March 20, 2013

Men & the Art of Hair Great UTUBE video

Well leave it to the South American's to get a commercial right........Really? The South American's? Really?
Check this sweet-crazy little video out, it is about damn time they have a men's hair commercial aside from that over-hyped - Just For Men - Crap-in-a-box you see all the time. Too bad they began on the South American continent, so we could enjoy it. Well, they thought of the next best thing ....."Shock-Value".





 
Plus, the big controversy is not what you think.....the big flack is Feminists think it is offensive to women. ! !?? wwwwhat?
No idea what they are referring to, but I have brought it to you below .... this isn't even about women.
What do you think?  
  
Here is the copy from Huffington Posts analysis of the video - - again I have opened up "comments" so you all may comment, please do.


We've always admired Dove ad campaigns which often spotlight diverse body types and "real beauty." But the beauty brand's latest ad, a Brazilian commercial for Dove Men & Care shampoo is just downright confusing.
The video spot, created by Dove and Ogilvy & Mather Brasil, stars a dude with gorgeous Kate Middleton - like hair. It's so luscious and toss-worthy that it draws attention from a male co-worker: "Did you do something to your hair?... It looks like those slow-mo effects from women's shampoo ads."
And in reality, it really does. This guy's girl-hair is awesome. But the point of the ad is that it's too awesome: The man immediately sprints home and washes away his lovely locks with manly Dove Men + Care shampoo because, as the tagline states, "Women's shampoo is not made for you."
Some may find the stark masculine/feminine dichotomy & as Jessie put it "OMG NOT LADYHAIR, EVERYONE WILL THINK I AM WEAK AND HELPLESS." But we're distracted by the idea that this ad is for men's shampoo, seeing as it showcases the most awesome head of women's hair. Seriously, what kind of "women's shampoo" was the guy using before? Because we want a bottle (or seven).
   
When you know the hair in that commercial is a wig, how does that make you feel about buying the product?    
Killer Chemist                                                                                                                

2 comments:

  1. The controversy has to do with gender roles; in the 21st century, the idea of how man and woman should act is different to what it use to be. This commercial is offensive because it is kind of taking a step backward, enforcing the idea that men should be strong and masculine, and by doing so, it is indirectly an offence to women.

    This advertisement raises questions such as:
    -What's wrong with "lady hair"?
    -Why can't a man have "lady hair"?
    -What is wrong about a man having similar attributes to a woman?

    While this advertisement may seem harmless, it enforces the idea that it is undesirable for a man to have qualities that are comparable to women. It enforces the idea that if a man has 'feminine' characteristics, he is deemed as inferior to his masculine colleagues.

    This advertisement is offensive to women because it enforces the idea that feminine characteristics are undesirable, inferior, and should be undesired by men.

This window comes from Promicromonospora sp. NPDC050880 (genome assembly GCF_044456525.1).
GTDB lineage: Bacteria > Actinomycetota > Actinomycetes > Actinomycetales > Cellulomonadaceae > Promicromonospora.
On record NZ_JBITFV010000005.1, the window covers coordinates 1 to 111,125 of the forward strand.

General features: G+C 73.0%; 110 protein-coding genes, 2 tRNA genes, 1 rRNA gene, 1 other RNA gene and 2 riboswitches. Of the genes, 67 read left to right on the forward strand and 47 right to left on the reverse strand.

This advertisement would be offensive to any men that have characteristics/preferences/jobs that are deemed to be feminine. So for starters, this would offend men with hair longer than the average male. This advertisement would offend men that have an interest in fashion, men that care about their appearance and take the time to make their hair and skin look nice, men that colour their hair, men that have jobs that have anything to do with art: Interior designers, makeup artists, hair dressers, etc.

    People are just too easily offended. I find it hilarious that male specific beauty products even exist. It's not like they work any differently than the original product. Men and women may be different, but in the end, we're all human.

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  2. I am a woman...and I am NOT offended. But I see and believe myself to be strong. I am not "afraid" that if there are things out there that support men it takes away from me somehow. Men are allowed to have products that support them. The market is saturated with products for woman...isn't that enough...when are you going to feel good about yourself? Along comes a commercial about a man wanting to be a man (his right to meet his needs) and we are threatened? If a woman takes offense to this...this is an identity crisis...a shampoo commercial is not what she should be concerned with...be concerned with the possibility someone or something told you...you were not good enough and your biggest mistake was/is you believed that lie. This is not some guys problem or Doves problem... who wants a shampoo that smells like a guy instead of flowers...it's your problem. I believe that if you want respect/ freedom for who you are...you need to give it to others first (all others...including men..all kinds of men). You can't get what you won't give. Let's remember this ladies when we are raising our little boys...to be strong, loving and supporting and gentle and willing to be clean..haha..if it takes a manly shampoo to get those little boys in the shower...bring it. I have a son (23)...and a daughter(21)...and the best husband ever(25 years married)...enough said.

    ReplyDelete

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